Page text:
Invergordon Hangar Door Marble Bust Might Be Sold

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The marble bust of Sir John Gordon was made by French artist Edme Bouchardon

A valuable marble bust that was lost for years before being found opening the door of a shed in an industrial estate in the Highlands may be up for sale.

The Sir John Gordon sculpture was made by French artist Edme Bouchardon in 1728 and valued at around £1.4million at a 2016 appraisal.

Highland Council, which has a role in the conservation of works of art, has had initial discussions with specialists.

The potential sale would benefit Invergordon Common Good Fund.

The fund provides grant aid to projects in and around the city.

A report to the Highland Council’s Easter Ross area committee next week said advice had been sought from specialists at Sotheby’s auctioneers.

Advisors will receive a more detailed report on the potential sale at a later date.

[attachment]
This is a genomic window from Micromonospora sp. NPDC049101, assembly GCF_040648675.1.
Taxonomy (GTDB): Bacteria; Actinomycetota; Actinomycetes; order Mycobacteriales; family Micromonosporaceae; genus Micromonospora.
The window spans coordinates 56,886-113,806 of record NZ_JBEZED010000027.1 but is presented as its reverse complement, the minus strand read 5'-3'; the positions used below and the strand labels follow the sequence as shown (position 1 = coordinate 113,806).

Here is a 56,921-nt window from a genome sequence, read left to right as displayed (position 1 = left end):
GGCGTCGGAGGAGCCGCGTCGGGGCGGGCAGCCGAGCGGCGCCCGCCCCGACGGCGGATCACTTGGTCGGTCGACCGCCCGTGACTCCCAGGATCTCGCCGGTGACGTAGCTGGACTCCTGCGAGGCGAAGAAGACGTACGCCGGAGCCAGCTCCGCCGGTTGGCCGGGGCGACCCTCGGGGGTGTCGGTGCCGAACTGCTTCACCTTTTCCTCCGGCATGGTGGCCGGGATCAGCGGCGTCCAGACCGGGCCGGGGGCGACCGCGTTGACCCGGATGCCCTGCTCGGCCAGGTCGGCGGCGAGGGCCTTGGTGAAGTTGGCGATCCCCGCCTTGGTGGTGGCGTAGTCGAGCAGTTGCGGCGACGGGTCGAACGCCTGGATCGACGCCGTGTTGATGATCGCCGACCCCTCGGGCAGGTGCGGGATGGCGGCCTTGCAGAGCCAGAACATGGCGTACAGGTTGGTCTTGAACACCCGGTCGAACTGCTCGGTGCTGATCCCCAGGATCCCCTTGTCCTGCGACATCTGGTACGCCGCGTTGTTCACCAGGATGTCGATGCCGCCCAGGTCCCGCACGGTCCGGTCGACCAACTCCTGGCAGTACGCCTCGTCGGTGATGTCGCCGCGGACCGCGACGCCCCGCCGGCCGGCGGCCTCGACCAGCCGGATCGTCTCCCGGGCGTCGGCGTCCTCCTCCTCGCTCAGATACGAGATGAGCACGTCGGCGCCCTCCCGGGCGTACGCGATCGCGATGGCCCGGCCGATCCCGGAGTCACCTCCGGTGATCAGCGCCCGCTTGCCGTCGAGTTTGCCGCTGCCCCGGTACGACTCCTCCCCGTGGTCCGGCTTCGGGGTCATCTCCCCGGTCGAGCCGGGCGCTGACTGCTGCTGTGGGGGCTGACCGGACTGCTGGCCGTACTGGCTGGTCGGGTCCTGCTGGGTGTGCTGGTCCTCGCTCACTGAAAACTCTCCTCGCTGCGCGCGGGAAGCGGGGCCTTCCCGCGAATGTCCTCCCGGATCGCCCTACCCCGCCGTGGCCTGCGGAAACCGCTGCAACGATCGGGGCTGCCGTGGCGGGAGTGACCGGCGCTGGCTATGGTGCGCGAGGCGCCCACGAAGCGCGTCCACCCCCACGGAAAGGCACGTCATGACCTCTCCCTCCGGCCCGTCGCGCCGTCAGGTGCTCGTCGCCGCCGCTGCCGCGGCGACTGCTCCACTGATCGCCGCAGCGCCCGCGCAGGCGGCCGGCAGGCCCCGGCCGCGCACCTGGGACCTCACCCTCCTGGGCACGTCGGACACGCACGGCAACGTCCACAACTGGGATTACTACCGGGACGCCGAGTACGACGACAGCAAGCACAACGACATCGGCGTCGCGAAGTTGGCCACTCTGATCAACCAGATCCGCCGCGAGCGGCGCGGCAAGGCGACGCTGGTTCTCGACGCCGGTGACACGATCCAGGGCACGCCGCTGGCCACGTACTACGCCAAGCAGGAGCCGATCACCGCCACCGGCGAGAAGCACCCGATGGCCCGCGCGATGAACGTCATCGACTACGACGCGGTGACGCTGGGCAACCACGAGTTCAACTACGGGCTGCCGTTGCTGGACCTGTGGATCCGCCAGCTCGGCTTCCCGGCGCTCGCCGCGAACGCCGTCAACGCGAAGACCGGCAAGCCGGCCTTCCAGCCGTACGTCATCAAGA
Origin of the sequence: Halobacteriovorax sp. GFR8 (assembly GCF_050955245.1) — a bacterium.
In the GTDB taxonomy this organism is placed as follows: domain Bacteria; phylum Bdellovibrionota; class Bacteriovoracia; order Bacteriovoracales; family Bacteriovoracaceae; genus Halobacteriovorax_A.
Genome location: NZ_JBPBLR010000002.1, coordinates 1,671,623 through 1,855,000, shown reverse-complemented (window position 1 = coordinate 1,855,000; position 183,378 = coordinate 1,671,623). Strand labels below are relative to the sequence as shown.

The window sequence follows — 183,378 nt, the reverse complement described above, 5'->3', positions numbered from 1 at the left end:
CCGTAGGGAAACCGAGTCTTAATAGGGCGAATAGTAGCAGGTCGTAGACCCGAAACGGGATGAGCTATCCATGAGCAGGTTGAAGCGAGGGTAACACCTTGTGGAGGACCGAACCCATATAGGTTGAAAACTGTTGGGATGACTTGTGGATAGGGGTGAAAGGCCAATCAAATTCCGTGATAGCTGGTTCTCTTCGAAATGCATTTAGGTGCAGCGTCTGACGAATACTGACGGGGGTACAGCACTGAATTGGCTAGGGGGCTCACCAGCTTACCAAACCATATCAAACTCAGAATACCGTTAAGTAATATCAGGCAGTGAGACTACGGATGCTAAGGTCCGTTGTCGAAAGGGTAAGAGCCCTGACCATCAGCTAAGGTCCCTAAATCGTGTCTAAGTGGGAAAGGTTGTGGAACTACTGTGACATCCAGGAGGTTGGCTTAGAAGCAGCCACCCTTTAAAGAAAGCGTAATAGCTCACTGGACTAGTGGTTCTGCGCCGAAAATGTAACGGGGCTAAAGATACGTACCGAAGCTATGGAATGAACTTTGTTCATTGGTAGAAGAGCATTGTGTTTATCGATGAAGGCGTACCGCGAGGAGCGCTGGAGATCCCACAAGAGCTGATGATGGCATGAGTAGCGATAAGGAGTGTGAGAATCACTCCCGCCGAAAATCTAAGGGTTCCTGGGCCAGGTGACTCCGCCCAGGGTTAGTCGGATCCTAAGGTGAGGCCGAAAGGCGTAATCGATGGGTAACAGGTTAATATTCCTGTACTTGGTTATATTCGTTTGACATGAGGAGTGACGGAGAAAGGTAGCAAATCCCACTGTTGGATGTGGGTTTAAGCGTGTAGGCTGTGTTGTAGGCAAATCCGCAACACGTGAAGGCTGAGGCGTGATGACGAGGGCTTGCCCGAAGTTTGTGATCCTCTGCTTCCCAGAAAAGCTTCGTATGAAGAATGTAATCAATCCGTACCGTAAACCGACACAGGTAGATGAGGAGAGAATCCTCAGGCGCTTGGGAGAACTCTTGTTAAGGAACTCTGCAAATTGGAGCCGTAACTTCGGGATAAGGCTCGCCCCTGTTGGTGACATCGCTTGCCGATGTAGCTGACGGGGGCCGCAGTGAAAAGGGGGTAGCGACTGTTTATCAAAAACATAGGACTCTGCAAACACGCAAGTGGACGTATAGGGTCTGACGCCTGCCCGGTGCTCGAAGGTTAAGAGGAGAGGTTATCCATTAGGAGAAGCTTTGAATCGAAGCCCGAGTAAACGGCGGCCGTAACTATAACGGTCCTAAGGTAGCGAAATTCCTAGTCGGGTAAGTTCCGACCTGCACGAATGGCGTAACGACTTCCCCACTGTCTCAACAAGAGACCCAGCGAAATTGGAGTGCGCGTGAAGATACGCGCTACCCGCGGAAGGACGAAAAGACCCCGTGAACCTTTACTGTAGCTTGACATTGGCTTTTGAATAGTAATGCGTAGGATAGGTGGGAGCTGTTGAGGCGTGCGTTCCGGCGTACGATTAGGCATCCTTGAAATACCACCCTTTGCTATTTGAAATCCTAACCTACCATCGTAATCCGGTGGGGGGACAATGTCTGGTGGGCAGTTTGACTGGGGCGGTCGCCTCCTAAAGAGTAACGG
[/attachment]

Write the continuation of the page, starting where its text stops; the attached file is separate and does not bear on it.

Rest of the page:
Sir John was an MP whose family owned land at Easter Ross in the Highlands and also gave his name to the town of Invergordon on the Cromarty Firth.

Bouchardon created sculptures for the gardens of the Palace of Versailles, the former residence of French royalty, and also made the Fontaine des Quatre Saisons rue de Grenelle in Paris.

Years after making his sculpture of Sir John, the bust was handed over to Invergordon Town Council.

It was then thought to have been misplaced and lost during the local government reorganization before being rediscovered as a door stop for a shed in an industrial estate in Balintore, near Invergordon, in 1998.

Eight years ago, an argument broke out after the Highland Council suggested selling the bust.

Rob Gibson, SNP MSP for the area at the time, objected to the local authorities proceeding with the sale as he believed the work had been bequeathed to the community of Invergordon in the 1920s.

Marble bust of Sir John Gordon

The bust was found opening the door of a shed in 1998

Documents supporting the community’s claim to the bust are believed to have been destroyed over the past 40 years.

In 2016, the bust was exhibited at the Louvre in Paris and the J Paul Getty Museum in Los Angeles.

High Life Highland is handling the carving on behalf of the Highland Council.

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